Over the last few weeks, I've stared to feel really young. Never before has 22 felt so infantile. Perhaps I'm realizing that I am really physically very young-in college 22 is ancient, in grown-up years it really isn't that old- the transition from college to grown-up is one I've been working on in addition to all the other stuff. There's also the fact that I am pretty bewildered by my surroundings and feel like a little puppy most of the time, unable to fend for myself very well. The more I'm learning here the more I realize that I don't know a whole lot about the world, well at least I realize there is so much more to learn. When we're children, we have the good fortune of not knowing how little really know, often times we think we know everything. But in a situation like this I've become painfully aware of how much I don't know. It's a strange and scary feeling when you've spent your whole life- no matter how long that may be- in pursuit of knowledge to look around and find that you don't really know anything. I mean I can hold my own in a conversation about art, politics, ethics, education systems, etc. But here in Mongolia I have about 20 nouns at my disposal and might as well have a neon sign blinking "confused white girl" over my head when I walk into a store. It's jarring and disconcerning but most of all humbling. And as frustrating as it is to be so utterly brought to ones knees, I hope I never forget this feeling in the future, near or distant. No matter how good one gets at life, it is always important to remember the darkest hours and hold them dear, trusting them to keep ourselves and our egos in check.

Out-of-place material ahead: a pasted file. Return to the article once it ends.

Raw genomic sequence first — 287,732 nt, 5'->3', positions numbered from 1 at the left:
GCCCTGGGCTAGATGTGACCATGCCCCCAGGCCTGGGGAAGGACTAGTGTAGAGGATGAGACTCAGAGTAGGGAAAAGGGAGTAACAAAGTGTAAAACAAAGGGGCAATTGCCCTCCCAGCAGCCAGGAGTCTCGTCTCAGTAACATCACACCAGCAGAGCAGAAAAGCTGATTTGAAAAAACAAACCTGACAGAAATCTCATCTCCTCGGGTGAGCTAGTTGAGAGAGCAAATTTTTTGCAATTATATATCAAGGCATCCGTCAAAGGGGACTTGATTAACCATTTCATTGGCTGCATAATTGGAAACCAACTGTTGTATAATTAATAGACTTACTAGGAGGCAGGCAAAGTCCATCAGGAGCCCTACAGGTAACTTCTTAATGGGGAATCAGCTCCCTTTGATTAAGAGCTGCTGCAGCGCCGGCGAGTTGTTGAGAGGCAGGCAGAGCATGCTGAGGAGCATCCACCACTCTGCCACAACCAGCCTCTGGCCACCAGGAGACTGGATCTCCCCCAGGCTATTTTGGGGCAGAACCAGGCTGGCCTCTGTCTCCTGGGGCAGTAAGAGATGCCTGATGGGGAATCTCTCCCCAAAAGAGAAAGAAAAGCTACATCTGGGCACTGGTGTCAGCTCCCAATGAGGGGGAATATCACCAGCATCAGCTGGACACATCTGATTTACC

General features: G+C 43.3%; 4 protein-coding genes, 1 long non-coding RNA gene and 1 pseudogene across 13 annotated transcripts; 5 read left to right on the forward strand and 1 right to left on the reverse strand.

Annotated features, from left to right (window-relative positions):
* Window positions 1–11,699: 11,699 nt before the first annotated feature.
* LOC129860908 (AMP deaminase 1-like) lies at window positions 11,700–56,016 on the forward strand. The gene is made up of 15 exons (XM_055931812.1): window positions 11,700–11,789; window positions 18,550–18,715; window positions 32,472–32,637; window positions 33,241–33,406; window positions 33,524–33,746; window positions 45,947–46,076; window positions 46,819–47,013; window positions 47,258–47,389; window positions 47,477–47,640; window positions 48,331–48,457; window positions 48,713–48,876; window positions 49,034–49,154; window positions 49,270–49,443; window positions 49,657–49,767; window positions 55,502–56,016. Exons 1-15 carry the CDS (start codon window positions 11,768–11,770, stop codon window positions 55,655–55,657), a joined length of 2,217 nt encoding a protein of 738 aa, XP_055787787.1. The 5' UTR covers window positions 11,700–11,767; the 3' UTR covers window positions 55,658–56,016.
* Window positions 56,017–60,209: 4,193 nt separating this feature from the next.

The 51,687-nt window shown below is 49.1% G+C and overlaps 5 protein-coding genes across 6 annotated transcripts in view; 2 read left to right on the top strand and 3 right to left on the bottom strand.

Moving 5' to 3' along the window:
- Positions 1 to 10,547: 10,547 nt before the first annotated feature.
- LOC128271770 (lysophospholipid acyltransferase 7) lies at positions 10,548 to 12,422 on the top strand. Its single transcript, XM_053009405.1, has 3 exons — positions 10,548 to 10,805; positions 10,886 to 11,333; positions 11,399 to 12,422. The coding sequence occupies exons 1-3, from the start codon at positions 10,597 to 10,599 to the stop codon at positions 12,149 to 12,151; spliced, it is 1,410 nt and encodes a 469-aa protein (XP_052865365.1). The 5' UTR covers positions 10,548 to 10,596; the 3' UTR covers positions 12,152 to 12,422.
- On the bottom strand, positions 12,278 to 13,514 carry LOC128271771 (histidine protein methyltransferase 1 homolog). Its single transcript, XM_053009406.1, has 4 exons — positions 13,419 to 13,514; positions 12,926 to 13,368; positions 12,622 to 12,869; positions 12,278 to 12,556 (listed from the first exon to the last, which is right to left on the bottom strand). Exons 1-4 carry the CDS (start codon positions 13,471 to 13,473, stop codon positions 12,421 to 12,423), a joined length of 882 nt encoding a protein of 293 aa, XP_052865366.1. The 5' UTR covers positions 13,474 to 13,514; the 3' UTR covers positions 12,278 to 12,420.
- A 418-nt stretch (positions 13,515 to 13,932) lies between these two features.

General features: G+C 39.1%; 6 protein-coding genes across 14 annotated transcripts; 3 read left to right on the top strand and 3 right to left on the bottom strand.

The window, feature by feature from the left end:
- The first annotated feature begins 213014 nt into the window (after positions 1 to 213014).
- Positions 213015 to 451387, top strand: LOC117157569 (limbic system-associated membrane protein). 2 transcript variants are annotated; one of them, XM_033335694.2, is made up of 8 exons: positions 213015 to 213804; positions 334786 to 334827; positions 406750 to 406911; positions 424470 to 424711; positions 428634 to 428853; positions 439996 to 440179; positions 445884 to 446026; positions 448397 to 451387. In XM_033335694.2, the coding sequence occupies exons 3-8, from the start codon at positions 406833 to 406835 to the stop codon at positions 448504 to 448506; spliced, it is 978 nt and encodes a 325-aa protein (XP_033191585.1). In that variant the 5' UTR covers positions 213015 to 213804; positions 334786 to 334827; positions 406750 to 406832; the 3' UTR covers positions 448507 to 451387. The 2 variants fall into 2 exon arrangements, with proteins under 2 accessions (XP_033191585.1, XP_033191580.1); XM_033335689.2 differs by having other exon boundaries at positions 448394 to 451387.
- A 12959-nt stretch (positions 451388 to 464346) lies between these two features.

July 11:
Every day I come closer to being at peace with being here. There is still a long way to go- I can honestly say that a single idle moment hasn't gone by when my thought don't immediately go to my life and loved ones in America. However, my dreams are settling. Whenever I go somewhere alone that's really different or even just sleep in a new place I have vivid and often disturbing dreams. For the first three weeks my dreams were pretty intense and left me feeling drained when I woke up. Most of my dreams were about lost loves or abandonment which I think totally makes sense given that I've moved across the world, but the dreams are disconcerting nonetheless. Recently, however, I haven't been remembering my dreams as much and when I do they've been of a sweeter, milder nature, a sure sign I'm getting used to my new life. Recently I got miserably sick, plagued with a fever, chills, aching back, congested sinuses, sore throat and absurdly swollen lymph nodes. I stayed in bed for two days, read all of Pat Conroy's "The Water is Wide" (I highly recommend it!) and sweated out the virus. At night my fever broke and I had a dream of my family being together again. When I woke up in the morning I felt better, like a great storm had passed and was strangely more at peace with my life. For whatever reason, since my recovery being in Mongolia no longer makes me want to throw myself into the Pacific and doggie paddle until I reach American soil. My body has healed itself here, I've reach the absolute bottom and managed to bounce back just fine. So perhaps I should stick around and really give this place a shot.